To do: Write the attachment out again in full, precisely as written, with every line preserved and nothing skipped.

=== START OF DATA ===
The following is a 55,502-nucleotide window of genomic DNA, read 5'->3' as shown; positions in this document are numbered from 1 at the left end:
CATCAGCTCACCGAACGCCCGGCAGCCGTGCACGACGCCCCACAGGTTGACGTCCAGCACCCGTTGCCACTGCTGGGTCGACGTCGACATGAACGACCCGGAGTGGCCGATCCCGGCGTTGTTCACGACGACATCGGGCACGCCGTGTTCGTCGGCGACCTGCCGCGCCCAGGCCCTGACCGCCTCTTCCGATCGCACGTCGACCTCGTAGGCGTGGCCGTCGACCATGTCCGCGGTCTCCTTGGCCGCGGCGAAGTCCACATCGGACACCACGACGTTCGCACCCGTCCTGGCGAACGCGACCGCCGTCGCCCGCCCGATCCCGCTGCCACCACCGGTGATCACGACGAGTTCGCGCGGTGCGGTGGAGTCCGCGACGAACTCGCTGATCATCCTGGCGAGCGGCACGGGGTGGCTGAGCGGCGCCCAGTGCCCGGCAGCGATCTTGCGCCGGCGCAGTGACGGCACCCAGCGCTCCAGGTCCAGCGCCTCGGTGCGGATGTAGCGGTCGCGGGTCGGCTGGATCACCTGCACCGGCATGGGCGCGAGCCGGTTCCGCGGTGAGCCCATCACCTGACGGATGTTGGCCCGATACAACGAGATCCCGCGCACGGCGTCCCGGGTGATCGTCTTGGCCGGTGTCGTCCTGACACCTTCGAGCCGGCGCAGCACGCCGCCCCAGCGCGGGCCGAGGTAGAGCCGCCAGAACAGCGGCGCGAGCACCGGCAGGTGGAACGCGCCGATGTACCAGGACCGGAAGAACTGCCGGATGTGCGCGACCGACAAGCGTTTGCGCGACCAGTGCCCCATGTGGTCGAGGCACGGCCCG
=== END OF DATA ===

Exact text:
The following is a 55,502-nucleotide window of genomic DNA, read 5'->3' as shown; positions in this document are numbered from 1 at the left end:
CATCAGCTCACCGAACGCCCGGCAGCCGTGCACGACGCCCCACAGGTTGACGTCCAGCACCCGTTGCCACTGCTGGGTCGACGTCGACATGAACGACCCGGAGTGGCCGATCCCGGCGTTGTTCACGACGACATCGGGCACGCCGTGTTCGTCGGCGACCTGCCGCGCCCAGGCCCTGACCGCCTCTTCCGATCGCACGTCGACCTCGTAGGCGTGGCCGTCGACCATGTCCGCGGTCTCCTTGGCCGCGGCGAAGTCCACATCGGACACCACGACGTTCGCACCCGTCCTGGCGAACGCGACCGCCGTCGCCCGCCCGATCCCGCTGCCACCACCGGTGATCACGACGAGTTCGCGCGGTGCGGTGGAGTCCGCGACGAACTCGCTGATCATCCTGGCGAGCGGCACGGGGTGGCTGAGCGGCGCCCAGTGCCCGGCAGCGATCTTGCGCCGGCGCAGTGACGGCACCCAGCGCTCCAGGTCCAGCGCCTCGGTGCGGATGTAGCGGTCGCGGGTCGGCTGGATCACCTGCACCGGCATGGGCGCGAGCCGGTTCCGCGGTGAGCCCATCACCTGACGGATGTTGGCCCGATACAACGAGATCCCGCGCACGGCGTCCCGGGTGATCGTCTTGGCCGGTGTCGTCCTGACACCTTCGAGCCGGCGCAGCACGCCGCCCCAGCGCGGGCCGAGGTAGAGCCGCCAGAACAGCGGCGCGAGCACCGGCAGGTGGAACGCGCCGATGTACCAGGACCGGAAGAACTGCCGGATGTGCGCGACCGACAAGCGTTTGCGCGACCAGTGCCCCATGTGGTCGAGGCACGGCCCG